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Is there any consistent rule or at least an explanation why in some names the first name(s) are traditionally nearly always abbreviated and in some are not?

Why, for example, T.S. Eliot but Thomas Wiseman,

or H.G. Wells and not Herbert Wells;

Charles Dickens and not C.G. Dickens or something?

Obviously, both forms must be correct, but in practice only one or another appears for a particular name in writing. And it mustn't be the first name that affects it, as the first example demonstrates... (And let's stick to real names, as opposed to pen names, which can be anything).

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    Welcome to EL&U. This isn't really a question about English, but about naming conventions, which depend on culture rather than language. Fundamentally, what someone prefers to be known as is up to them; they may have an official name on their government documents but use different variations or nicknames among different circles of friends and associates, plus noms de plume and various aliases. Herbert George Wells is HG Wells because he was published as HG Wells, in the same way Samuel Langhorne Clemens is Mark Twain because he was published as Mark Twain. There's no "rule" about it at all. – choster Apr 11 '18 at 5:39
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    @choster, I guess it's hard to make a strong distinction between culture and the language in this case. To me (not a native speaker), it's peculiar to the English language. It happens all English-speaking countries I know. Other, presumably more normative/prescriptive languages simply don't allow such freedom, they dictate how a name must be written. (And I specifically excluded pen names). – Zeus Apr 11 '18 at 6:41
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    It is hardly peculiar to English. For example, Johann Sebastian Bach is remembered as Johann Sebastian Bach or J.S. Bach, yet Johann Chrysostom Wolfgang Theophilus Mozart is remembered as Wolfgang Amadeus Mozart, which is neither here nor there (if anything, it should be Gottlieb, not Amadeus). No "rule" applies there either. In the end, you can use whatever name you like with whichever groups you like, and others will call you by whatever name they like. In another universe, HG Wells is known as H. George Wells and that is perfectly fine. – choster Apr 11 '18 at 7:13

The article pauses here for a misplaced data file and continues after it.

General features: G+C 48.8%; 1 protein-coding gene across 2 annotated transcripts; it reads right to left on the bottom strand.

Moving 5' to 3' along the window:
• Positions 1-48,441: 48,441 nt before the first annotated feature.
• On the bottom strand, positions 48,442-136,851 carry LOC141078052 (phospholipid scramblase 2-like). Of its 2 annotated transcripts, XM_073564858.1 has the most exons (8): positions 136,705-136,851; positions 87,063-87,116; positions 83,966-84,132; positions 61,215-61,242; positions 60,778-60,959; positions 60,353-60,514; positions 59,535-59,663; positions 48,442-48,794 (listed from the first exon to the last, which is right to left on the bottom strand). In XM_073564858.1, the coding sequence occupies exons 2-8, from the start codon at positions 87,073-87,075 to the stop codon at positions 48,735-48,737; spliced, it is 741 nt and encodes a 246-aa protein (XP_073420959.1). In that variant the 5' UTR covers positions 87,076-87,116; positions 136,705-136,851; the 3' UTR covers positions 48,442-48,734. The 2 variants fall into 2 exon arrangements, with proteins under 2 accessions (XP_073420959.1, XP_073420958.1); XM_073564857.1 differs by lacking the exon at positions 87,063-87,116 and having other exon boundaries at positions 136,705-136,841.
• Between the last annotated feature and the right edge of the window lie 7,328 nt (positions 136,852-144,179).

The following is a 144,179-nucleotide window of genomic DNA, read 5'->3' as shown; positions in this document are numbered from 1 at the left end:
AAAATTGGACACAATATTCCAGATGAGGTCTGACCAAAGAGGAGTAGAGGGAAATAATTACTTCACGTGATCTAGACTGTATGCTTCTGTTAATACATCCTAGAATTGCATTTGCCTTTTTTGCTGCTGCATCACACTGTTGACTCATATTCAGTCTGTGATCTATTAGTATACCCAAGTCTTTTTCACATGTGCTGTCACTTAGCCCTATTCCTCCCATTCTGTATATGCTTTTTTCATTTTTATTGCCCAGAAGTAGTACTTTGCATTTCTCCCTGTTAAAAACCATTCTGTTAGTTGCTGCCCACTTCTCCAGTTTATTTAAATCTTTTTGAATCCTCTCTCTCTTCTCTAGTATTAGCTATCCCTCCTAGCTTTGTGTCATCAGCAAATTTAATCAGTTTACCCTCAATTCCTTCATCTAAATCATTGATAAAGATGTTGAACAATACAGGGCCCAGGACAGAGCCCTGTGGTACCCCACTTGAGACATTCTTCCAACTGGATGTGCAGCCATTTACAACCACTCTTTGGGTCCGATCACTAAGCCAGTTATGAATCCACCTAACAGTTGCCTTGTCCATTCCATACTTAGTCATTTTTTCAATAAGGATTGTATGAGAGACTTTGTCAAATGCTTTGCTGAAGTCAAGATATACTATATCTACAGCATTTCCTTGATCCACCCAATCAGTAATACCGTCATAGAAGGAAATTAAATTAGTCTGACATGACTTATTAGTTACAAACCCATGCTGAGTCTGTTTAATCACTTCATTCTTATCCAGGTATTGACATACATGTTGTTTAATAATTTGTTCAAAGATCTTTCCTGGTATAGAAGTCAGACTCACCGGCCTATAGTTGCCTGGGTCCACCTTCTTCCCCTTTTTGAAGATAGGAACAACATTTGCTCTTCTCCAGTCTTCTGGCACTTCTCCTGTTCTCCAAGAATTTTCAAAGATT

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    Some authors have simply chosen to be known by their initials. For instance, I believe J.K. Rowling did so because she thought that boys might be less willing to read the first Harry Potter book if they knew it was written by a woman. – Kate Bunting Apr 11 '18 at 8:10
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    @choster, this is a different thing. One can encounter both 'Johann Sebastian Bach' and 'J.S. Bach' (and most commonly simply Bach), and all will be considered usual and normal. Same with Mozart ('Amadeus' is effectively a 'pen name', but the point is that 'W.A. Mozart' doesn't look unusual; the actual form depends entirely on the one who writes it in each case). Yet in English only one form always prevails, and the name bearer somehow (it seems) has a say on how his/her name should be spelled out. Even in references, where consistency is paramount. In some languages, this is unthinkable. – Zeus Apr 12 '18 at 0:51